Obviously he's free to voice his own perspective, but I think it's slightly presumptuous to say we haven't seen a masterpiece yet. In my opinion, the games of my childhood (Fallout, Baldur's Gate, Silent Hill among many others) were all masterpieces of their time. Even some modern-day games are masterpieces in my view (Bioshock, Red Dead Redemption to name a couple). It could, after all, just be that I have an extremely lax view on what a masterpiece is, but those games absorbed me utterly in their universe. Isn't that all we should really ask of a game?

Teeth Kicker:
I feel as if a gaming "masterpiece" can only be defined by the person playing the game themselves.

Yes yes yes! To say that gaming has yet to see a masterpiece is crap in my opinion. We've had many games whose stories have touched people and gameplay mechanics that have wowed them into a state of necrosis. Just to name a few that I would consider masterpieces:

- Final Fantasy VI, VII, IX, XII, and Tactics
- Shadow of the Colossus
- Portal
- The Baldur's Gate Series
- Knights of the Old Republic 2
- Arcanum
- Fallout
- Gothic
- Planescape: Torment

There are probably more that I've played, but those are a few off the top of my head. Planescape: Torment was so good that it pretty much made me reevaluate a lot of things in life. If something we used to consider children's toys as a medium can do that, then it is a freaking masterpiece. Just because the industry is saturated with shovelware doesn't mean that it hasn't even produced an amazing product.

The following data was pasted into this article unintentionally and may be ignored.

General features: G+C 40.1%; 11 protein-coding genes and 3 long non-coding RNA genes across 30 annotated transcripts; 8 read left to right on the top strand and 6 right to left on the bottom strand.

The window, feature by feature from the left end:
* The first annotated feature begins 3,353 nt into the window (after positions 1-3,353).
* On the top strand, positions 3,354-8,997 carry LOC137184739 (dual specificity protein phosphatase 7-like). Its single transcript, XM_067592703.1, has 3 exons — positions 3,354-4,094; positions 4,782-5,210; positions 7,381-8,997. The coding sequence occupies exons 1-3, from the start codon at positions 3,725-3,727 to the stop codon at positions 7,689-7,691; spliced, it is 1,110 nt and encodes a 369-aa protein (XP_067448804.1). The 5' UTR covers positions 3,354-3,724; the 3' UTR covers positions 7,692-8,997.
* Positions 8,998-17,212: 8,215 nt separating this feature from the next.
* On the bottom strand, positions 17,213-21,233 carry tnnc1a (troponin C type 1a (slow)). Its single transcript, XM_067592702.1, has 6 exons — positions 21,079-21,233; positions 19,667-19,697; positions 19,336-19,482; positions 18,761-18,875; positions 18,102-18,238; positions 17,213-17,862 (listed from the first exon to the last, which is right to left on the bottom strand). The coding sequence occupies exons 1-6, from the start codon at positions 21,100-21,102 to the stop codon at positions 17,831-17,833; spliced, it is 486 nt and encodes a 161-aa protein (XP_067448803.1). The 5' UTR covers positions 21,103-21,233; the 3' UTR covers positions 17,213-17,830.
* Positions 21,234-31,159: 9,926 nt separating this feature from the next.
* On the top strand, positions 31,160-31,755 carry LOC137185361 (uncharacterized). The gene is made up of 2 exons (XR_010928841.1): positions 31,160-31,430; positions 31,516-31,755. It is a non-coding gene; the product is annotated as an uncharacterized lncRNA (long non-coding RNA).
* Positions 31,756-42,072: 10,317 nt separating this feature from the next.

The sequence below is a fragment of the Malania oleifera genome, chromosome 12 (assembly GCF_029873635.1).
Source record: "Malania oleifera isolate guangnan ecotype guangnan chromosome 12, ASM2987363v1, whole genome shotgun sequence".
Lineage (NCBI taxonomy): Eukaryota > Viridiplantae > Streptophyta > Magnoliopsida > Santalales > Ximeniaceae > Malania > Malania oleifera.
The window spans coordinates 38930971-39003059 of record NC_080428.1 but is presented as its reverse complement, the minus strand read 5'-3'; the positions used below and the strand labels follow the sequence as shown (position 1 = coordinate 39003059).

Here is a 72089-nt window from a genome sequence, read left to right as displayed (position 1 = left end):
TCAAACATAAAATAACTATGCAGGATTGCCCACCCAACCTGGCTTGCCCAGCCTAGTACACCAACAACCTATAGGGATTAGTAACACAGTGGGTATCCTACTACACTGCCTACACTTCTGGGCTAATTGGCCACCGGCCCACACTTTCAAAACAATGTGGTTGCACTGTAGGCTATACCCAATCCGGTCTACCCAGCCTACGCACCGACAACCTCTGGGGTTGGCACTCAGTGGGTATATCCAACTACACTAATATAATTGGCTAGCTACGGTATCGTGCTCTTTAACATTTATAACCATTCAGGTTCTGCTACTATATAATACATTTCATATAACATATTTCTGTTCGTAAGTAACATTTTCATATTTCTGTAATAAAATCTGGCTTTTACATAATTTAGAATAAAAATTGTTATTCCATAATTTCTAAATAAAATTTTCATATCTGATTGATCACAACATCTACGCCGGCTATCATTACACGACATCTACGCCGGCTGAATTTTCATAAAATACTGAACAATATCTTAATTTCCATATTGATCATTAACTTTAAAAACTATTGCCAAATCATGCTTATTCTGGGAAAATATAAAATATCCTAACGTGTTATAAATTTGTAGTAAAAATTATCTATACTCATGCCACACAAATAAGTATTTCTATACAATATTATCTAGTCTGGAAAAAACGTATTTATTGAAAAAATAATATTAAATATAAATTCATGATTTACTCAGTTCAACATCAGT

Also, even if people claim the staying power of films like Citizen Kane, I guarantee you that a majority of modern audiences haven't seen it. Claiming that gaming doesn't have such a game is no standard to measure its quality. It mostly depends on the genre, but in my opinion if we had to choose our Citizen Kane, I think many would cling to Final Fantasy VII or Baldur's Gate 2.